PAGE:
|Title||Financializing Development: Toward a Sympathetic Critique of Sovereign Development Funds|
|Publication Type||Working Paper|
|Year of Publication||2014|
|Authors||Dixon, AD, Monk, AHB|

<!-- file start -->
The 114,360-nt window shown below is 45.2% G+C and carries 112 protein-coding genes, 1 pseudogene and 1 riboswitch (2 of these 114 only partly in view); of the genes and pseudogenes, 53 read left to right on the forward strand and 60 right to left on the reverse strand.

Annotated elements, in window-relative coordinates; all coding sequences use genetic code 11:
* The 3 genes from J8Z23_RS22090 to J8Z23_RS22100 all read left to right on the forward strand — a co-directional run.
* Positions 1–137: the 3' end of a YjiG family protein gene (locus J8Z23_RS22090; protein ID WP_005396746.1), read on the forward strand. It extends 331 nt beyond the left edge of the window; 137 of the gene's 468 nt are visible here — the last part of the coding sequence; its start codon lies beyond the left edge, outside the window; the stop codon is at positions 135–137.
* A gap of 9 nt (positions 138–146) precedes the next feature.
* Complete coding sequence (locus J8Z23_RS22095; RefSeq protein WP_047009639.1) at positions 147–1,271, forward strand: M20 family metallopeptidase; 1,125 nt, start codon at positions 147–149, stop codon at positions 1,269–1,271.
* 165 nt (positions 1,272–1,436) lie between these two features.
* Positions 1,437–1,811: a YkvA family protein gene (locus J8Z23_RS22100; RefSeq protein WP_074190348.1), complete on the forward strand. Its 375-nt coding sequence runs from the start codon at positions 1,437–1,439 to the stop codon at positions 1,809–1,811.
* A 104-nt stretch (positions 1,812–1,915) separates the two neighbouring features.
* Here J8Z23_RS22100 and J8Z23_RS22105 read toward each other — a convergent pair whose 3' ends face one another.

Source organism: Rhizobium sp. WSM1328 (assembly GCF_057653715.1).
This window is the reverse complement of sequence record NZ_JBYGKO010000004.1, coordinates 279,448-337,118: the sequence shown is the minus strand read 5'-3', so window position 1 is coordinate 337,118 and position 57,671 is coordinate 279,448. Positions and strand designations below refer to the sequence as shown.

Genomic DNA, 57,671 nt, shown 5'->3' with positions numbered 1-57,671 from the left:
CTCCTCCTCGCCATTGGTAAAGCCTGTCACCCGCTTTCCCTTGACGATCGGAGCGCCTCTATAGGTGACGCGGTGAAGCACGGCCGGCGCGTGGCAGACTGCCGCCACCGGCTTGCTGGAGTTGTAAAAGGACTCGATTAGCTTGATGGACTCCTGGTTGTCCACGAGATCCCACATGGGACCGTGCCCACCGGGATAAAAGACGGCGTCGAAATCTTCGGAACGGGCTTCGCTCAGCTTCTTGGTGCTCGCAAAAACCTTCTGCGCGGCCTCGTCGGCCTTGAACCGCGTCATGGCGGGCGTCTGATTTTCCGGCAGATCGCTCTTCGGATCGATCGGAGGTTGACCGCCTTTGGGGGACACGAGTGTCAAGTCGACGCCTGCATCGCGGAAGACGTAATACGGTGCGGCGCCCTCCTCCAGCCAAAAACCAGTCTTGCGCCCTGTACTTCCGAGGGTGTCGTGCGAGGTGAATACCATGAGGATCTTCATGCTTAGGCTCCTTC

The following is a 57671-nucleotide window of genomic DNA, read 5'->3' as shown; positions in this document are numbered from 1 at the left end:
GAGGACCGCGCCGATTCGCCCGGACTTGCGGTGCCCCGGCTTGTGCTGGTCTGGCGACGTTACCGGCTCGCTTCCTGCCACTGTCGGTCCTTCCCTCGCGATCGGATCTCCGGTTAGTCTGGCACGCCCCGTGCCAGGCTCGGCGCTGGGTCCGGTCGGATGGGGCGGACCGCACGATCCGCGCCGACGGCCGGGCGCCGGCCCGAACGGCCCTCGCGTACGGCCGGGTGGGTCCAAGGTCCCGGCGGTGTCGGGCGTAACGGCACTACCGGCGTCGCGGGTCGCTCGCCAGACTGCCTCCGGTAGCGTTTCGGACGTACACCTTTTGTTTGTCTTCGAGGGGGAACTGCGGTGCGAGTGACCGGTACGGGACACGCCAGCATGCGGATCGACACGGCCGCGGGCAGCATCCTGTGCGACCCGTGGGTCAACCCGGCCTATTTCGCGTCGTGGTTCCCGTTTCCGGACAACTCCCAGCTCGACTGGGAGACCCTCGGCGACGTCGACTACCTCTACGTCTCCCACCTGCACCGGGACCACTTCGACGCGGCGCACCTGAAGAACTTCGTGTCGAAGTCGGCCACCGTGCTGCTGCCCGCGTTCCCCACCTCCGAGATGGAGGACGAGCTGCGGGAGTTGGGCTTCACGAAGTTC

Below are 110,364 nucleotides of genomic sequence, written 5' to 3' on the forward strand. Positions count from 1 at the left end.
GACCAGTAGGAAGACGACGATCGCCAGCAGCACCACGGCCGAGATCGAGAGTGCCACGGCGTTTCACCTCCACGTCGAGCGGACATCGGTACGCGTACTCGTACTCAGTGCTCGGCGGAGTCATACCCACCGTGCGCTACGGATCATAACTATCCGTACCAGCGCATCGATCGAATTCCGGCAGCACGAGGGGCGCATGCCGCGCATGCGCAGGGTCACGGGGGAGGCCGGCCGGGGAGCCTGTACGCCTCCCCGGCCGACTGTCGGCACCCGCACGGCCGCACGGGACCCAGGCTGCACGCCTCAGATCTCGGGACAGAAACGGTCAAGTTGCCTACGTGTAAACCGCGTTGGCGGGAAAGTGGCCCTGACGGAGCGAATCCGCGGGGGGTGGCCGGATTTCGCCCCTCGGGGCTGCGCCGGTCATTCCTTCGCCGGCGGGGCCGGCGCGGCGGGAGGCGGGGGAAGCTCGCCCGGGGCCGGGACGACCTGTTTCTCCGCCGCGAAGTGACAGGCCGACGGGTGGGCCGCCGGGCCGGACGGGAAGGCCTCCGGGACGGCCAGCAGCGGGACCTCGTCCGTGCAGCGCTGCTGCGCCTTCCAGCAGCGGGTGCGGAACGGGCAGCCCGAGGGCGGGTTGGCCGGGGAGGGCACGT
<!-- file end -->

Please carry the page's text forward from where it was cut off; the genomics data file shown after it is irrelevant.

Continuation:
In this paper we unpack the scope and possibilities of sovereign development funds in different forms and under different political-cum-institutional conditions as a policy tool supporting economic growth and development, particularly in developing countries. Defining what that purpose should be and what is possible is complicated by a number of factors. The form of government of the sovereign sponsor and the significance of public legitimacy may help or hinder different types of investment mandates. Moreover, different investment mandates and their relative sophistication require organizational capabilities and expertise that are often not available locally or are insufficiently developed, such that the implementation of certain investment mandates is constrained and/or too costly. The purpose and the design possibilities of a sovereign development fund are, ultimately, contingent on local conditions, resources, and the essential developmental needs of the country and its population.